Montcalm launches fireboats
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Montcalm launches fireboats
Montcalm launches fireboats
At midnight, on June 28th, 1759 while British General James Wolfe was trying to come up with a new plan for his attack on Quebec, the French General Marquis de Montcalm launched his own attack.
The French struck first at Quebec, launching explosive-laden ships and rafts toward the anchored British fleet. (As portrayed in Canada: A People's History)
The French struck first at Quebec, launching explosive-laden ships and rafts toward the anchored British fleet. (As portrayed in Canada: A People's History)
Boats and rafts carrying gunpowder were chained together and sent with the current toward the English fleet, anchored off Île d'Orleans. Aboard each craft, a man awaited the signal to ignite his cargo before plunging into the river. But one of the boats exploded too soon and the others took it as the signal to ignite theirs. The element of surprise was lost, but from the British camps it doesn't look like a mistake.

"Nothing could be more formidable than these infernal engines on their first appearance," wrote John Knox, an Irish-born Lieutenant who kept a detailed journal of the war. "They were certainly the grandest fireworks (if I may be allowed to call them that) that can possibly be conceived, every circumstance having contributed to their awful, yet beautiful appearance; the night was serene and calm, there was no light but what the stars produced, and this was eclipsed by the blaze of the floating fires...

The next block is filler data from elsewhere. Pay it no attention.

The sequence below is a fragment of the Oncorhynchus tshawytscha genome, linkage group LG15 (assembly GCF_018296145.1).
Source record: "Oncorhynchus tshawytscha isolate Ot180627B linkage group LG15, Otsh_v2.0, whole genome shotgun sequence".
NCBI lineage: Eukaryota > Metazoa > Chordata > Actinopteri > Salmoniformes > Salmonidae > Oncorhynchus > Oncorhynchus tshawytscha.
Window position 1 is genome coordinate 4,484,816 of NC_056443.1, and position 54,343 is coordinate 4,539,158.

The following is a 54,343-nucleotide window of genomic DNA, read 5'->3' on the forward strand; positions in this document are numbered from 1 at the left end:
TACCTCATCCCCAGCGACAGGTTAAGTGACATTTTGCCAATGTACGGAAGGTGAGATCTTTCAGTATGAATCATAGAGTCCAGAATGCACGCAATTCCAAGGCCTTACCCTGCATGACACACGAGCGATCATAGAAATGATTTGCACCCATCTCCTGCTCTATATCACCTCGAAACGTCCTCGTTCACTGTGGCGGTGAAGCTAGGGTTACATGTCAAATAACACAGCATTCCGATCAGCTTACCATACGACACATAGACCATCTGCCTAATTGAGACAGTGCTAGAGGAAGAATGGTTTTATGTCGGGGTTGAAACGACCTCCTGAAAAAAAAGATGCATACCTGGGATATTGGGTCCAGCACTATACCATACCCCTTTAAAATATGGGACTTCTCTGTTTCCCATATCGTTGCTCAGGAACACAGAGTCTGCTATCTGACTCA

The French assault on the British fleet failed because the fireships were ignited too soon as they drifted toward the British fleet. (As portrayed in Canada: A People's History)
The French assault on the British fleet failed because the fireships were ignited too soon as they drifted toward the British fleet. (As portrayed in Canada: A People's History)
the profuse clouds of smoke with the firing of the cannon, the bursting of the grenades, and the crackling of the other combustibles; all of which reverberated thro' the air, and the adjacent woods... afforded a scene, I think, infinitely superior to any adequate description." Despite their daunting appearance, the boats, which had been intended to blow up the British fleet, missed their mark and burned uselessly until morning.

"The project was beautiful, but badly executed..." wrote Jean-Claude Panet, a citizen of Quebec.
"...the English who, at first, were dismayed, cried Hurrah! And mocked our operations."

A second attempt at fireboats was tried and thwarted. Wolfe was angry at the tactic and wrote Montcalm a letter. "If you send any more fire-rafts," he warned, "They shall be made fast to the two transports in which the Canadian prisoners are confined in order that they may perish by your own base invention."


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Suffering and Excess under Siege

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Louis-Joseph de Montcalm

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